Feeling proud about designing my own kupesi symbol, I remember giving it a meaning of flock of birds to resemble community.

                    The image on the reflection then transitioned into what looked like a movie projected onto the glass, but it was a memory of my Kupesi Workshop Facilitator and me. She was asking about the different symbols I had made on the artwork. I explained I wanted to draw birds, so I made my design.

                    'This needs a name,' she said. 'It's your own kupesi, and it needs a unique name.'

                    So we looked up the Tongan Language Dictionary and found under a flock of birds the translations of laumanu.

                    I felt the seat beneath me in my study, and the movie-like memory faded into the artwork behind it. Creating my own kupesi and naming it in true Tongan Language style gave me a real sense of satisfaction.

    Tongan Kupesi Design: Aotapu - Turbans of the Tongan Empire

    Tongan Kupesi Design: Aotapu - Turbans of the Tongan Empire



    I was seated on the beach, a tree branch hanging overhead, and thinking about the old Tongan kingdom and their wars. The sea breeze stilled as a screen slowly dropped down from the branch and started playing a memory of mine.

                I watched with intrigue as I saw myself with my Tongan Kupesi Workshop Facilitator. She showed me on her laptop a Tongan cultural kupesi motif called, Aotapu. She that the Tongan word ao translated in English as turban worn in war by a champion and the tapu translated to the word sacred.

                The kupesi motif was a circle inside a square with the lines representing the coconut fibres joining in the middle. When they are placed next to each other, an elaborate diamond-shaped pattern is apparent.

    She told me the turbans were sewn together with coconut husk fibres in times of war.

    Through the eyes of an artist, I saw how the circle could be a birds-eye view of the warrior and the coconut flowers sewing the turban together.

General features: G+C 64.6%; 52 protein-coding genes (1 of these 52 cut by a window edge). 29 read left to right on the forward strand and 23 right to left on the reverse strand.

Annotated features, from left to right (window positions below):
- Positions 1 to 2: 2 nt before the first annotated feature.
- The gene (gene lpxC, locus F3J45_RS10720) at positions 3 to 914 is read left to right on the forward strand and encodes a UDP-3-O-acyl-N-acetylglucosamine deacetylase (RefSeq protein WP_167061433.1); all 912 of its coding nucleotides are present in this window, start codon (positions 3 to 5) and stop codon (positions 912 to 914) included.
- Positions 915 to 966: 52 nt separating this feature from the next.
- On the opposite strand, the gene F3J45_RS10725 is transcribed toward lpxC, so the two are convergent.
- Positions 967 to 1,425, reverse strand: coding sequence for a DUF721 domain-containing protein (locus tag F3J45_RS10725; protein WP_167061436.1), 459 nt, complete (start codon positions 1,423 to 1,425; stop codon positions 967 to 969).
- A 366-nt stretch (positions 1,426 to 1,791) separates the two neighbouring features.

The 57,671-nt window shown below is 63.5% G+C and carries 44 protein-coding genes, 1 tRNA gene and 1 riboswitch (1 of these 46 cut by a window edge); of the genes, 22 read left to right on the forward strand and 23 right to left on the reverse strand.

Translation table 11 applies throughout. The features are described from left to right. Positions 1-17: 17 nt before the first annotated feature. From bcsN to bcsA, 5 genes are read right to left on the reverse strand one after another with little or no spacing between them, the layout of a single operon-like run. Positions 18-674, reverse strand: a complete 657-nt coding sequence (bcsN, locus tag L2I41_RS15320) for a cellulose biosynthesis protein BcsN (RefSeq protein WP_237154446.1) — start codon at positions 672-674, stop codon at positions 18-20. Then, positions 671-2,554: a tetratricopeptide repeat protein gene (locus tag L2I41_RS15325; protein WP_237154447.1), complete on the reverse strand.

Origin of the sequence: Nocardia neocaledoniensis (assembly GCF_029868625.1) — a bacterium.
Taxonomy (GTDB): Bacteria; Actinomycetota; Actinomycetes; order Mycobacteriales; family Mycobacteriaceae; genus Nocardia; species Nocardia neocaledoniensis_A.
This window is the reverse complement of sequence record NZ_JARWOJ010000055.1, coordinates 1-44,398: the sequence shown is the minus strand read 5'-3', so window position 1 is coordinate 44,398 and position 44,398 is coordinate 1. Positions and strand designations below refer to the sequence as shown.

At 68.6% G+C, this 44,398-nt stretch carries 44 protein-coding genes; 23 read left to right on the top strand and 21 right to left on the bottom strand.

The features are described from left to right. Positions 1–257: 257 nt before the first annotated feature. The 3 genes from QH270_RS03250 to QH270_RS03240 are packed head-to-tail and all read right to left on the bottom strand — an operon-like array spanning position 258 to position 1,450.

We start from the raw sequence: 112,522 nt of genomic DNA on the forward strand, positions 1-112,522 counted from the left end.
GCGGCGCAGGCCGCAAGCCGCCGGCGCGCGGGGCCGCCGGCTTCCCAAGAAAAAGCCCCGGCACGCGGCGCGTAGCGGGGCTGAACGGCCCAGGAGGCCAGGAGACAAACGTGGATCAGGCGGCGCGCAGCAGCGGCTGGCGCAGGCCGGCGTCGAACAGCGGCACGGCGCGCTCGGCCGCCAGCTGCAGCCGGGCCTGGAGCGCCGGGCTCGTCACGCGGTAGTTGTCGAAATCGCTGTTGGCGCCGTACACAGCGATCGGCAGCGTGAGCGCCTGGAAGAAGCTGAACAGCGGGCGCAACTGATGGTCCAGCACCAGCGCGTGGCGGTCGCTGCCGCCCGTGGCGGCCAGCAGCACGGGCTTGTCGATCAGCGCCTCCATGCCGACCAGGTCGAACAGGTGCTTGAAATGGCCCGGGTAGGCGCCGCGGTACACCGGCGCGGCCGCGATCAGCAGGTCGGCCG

The screen rolled back up into the branch as I was left looking at the blue ocean in my vision. The waters lapped gently onto the white coral shores of the beach.

                I never knew such Polynesian wars existed or even that they wore turbans.

                Watching the waves crash over the reef, where the coral joined the shore in the sparkling blue water, I saw the ghost-like outline of a traditional Tongan warship. Made up of light shades of grey, it had two canoes joined with planks of wood, and I could still see the water through the grey transparency. The sail moved in the wind, and it drifted past.

                The screen emerged from the branch again and started playing a YouTube video called Polynesian Discovery. I remembered seeing it before as it said the woven mats on the floors of people’s houses were used as sails in the time of the Tu’i Tongan Empire, which conquered countries Samoa, Fiji and other neighbouring islands.

    Feeling the sand under me, the image of the short film faded into a screen of Wikipedia. Reading the projection, I saw the Tu’i Tongan Empire started in 950 CE and ended in 1865 CE.

    There was also an account of Captain Cook in 1777, which I noticed mentioned many foreigners in Tonga, especially the darker people from Fiji, Solomon Islands and Vanuatu. It said in 1616, when the Dutch explorer William Schouten and Jacob Le Maire had spotted Tonga in a canoe off the coast of Niuatoputapu.